About The Authors

The late Clair N. Sawyer was active in the field of sanitary chemistry for over 30 years. He received a Ph.D. from the University of Wisconsin. As Professor of Sanitary Chemistry at the Massachusetts Institute of Technology, he taught and directed research until 1958. He then was appointed Vice President and Director of Research at Metcalf and Eddy, inc., and served as consultant on numerous water and wastewater treatment projects in the United States and many foreign countries. After retiring, he served as an environmental consultant for several years. He passed away in 1992. He was the originator and sole author of the first edition, which was published in 1960.

Perry L. McCarty is the Silas H. Palmer Professor Emeritus of civil and environmental engineering at Stanford University. He received a B.S. degree in civil engineering from Wayne State University and S.M. and Sc.D. degrees in sanitary engineering from the Massachusetts Institute of Technology, where he taught for four years. In 1962 he joined the faculty at Stanford University. His research has been directed towards the application of biological processes for the solution of environmental problems. He is an honorary member of the American Water Works Association and the Water Environment Federation, and Fellow in the American Academy of Arts and Sciences, the American Association for the Advancement of Science, and the American Academy of Microbiology. He was elected to the National Academy of Engineering in 1977. He received the Tyler Prize for environmental achievement in 1992 and the Clarke Prize for outstanding achievement in water science and technology in 1997.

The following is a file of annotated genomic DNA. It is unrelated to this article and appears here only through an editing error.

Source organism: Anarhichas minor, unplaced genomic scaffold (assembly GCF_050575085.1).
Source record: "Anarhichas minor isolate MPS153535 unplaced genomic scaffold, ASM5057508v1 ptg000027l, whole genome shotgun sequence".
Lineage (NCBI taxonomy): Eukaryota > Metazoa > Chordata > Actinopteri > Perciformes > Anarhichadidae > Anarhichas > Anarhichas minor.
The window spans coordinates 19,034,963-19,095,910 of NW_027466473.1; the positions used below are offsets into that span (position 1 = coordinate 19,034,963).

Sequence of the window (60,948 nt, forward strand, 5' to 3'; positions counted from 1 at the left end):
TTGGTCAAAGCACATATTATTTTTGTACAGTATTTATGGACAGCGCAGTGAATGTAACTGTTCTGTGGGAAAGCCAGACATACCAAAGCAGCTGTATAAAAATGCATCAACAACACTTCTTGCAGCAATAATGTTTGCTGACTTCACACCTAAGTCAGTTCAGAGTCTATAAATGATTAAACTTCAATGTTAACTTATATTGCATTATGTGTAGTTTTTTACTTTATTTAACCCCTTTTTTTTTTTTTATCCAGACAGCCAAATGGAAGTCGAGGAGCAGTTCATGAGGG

Gene F. Parkin is a Professor of Civil and Environmental Engineering at the University of ïowa, and Director of the Center for Health Effects of Environmental Contamination. He received a B.S. degree in civil engineering and an M.S. degree in sanitary engineering from the University of Iowa and a Ph.D. degree in environmental engineering from Stanford University. He taught at Drexel University for eight years before joining the faculty at the University of Iowa in 1986. His teaching interests have been in biological treatment processes and environmental chemistry. His research has been directed toward anaerobic biological processes and bioremediation of waters contaminated with organic chemicals. He has received the J. James R. Croes Medal from the American Society of Civil Engineers and the Harrison Prescott Eddy Medal from the Water Environment Federation. In 1989 he received the Hancher-Finkbine Medallion from the University of Iowa for outstanding teaching and leadership and in 1999 he received a state of ïowa Board of Regents Award for Faculty Excellence.

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